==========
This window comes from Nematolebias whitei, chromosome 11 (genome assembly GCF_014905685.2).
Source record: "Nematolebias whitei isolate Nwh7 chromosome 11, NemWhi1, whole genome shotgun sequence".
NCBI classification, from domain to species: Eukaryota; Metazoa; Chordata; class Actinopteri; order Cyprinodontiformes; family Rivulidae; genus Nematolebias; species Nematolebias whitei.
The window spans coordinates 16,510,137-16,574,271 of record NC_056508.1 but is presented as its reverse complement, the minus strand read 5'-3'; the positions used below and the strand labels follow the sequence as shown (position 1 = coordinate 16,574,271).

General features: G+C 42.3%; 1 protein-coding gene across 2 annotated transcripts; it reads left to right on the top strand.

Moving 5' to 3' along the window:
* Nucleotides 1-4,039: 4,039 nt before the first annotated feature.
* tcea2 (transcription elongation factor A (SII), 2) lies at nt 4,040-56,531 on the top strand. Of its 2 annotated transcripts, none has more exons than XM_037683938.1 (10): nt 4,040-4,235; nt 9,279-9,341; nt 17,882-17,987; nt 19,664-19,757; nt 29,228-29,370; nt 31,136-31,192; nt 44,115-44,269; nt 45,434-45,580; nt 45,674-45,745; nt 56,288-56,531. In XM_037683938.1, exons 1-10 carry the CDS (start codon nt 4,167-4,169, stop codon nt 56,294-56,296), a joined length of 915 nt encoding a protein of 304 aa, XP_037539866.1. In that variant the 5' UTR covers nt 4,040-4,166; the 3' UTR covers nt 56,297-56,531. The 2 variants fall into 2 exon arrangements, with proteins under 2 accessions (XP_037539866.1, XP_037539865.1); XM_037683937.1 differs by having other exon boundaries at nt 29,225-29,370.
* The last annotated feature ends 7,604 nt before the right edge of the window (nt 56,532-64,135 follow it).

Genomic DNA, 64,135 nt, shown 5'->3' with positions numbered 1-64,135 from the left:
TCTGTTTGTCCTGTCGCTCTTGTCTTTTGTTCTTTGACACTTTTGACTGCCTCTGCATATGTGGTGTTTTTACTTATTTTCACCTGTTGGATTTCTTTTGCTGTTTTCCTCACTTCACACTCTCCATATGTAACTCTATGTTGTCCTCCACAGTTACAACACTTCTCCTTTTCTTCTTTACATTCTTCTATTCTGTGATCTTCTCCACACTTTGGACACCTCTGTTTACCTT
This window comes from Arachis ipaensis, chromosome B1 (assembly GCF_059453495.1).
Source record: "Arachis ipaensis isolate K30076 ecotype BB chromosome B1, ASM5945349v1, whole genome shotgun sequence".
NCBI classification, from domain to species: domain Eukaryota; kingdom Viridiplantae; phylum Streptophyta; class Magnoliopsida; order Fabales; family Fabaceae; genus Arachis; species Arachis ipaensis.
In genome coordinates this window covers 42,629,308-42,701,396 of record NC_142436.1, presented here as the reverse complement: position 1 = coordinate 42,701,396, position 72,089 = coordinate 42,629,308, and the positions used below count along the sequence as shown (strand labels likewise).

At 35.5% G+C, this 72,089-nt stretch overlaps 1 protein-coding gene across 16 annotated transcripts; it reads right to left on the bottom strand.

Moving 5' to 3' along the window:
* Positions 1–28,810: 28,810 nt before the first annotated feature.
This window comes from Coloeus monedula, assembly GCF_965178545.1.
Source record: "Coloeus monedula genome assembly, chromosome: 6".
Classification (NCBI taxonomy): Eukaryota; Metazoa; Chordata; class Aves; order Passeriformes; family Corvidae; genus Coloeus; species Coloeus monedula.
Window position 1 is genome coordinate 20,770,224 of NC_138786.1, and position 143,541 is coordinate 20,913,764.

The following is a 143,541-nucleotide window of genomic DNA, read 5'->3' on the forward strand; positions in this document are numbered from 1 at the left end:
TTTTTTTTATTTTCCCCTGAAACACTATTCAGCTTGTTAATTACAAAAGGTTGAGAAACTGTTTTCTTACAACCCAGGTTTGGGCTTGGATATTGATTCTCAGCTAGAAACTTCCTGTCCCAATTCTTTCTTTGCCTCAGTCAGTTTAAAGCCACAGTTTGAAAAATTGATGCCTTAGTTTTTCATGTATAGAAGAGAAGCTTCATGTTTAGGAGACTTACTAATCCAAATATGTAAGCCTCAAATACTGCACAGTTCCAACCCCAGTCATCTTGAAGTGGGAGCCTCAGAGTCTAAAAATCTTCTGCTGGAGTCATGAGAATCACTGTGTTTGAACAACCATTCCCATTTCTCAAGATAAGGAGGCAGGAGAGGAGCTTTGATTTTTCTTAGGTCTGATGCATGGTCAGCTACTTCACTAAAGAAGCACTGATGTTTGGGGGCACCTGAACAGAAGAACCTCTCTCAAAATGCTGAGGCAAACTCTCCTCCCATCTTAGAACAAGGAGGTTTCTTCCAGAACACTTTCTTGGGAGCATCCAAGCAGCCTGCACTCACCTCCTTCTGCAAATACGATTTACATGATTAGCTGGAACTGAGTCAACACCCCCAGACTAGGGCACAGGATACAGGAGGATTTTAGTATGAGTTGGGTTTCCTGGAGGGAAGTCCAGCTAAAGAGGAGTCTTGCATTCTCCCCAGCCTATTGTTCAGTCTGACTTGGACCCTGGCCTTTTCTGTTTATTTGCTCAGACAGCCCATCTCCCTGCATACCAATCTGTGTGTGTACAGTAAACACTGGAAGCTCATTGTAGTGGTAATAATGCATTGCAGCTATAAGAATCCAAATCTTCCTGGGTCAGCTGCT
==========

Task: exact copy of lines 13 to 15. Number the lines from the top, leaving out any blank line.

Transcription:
Source record: "Arachis ipaensis isolate K30076 ecotype BB chromosome B1, ASM5945349v1, whole genome shotgun sequence".
NCBI classification, from domain to species: domain Eukaryota; kingdom Viridiplantae; phylum Streptophyta; class Magnoliopsida; order Fabales; family Fabaceae; genus Arachis; species Arachis ipaensis.
In genome coordinates this window covers 42,629,308-42,701,396 of record NC_142436.1, presented here as the reverse complement: position 1 = coordinate 42,701,396, position 72,089 = coordinate 42,629,308, and the positions used below count along the sequence as shown (strand labels likewise).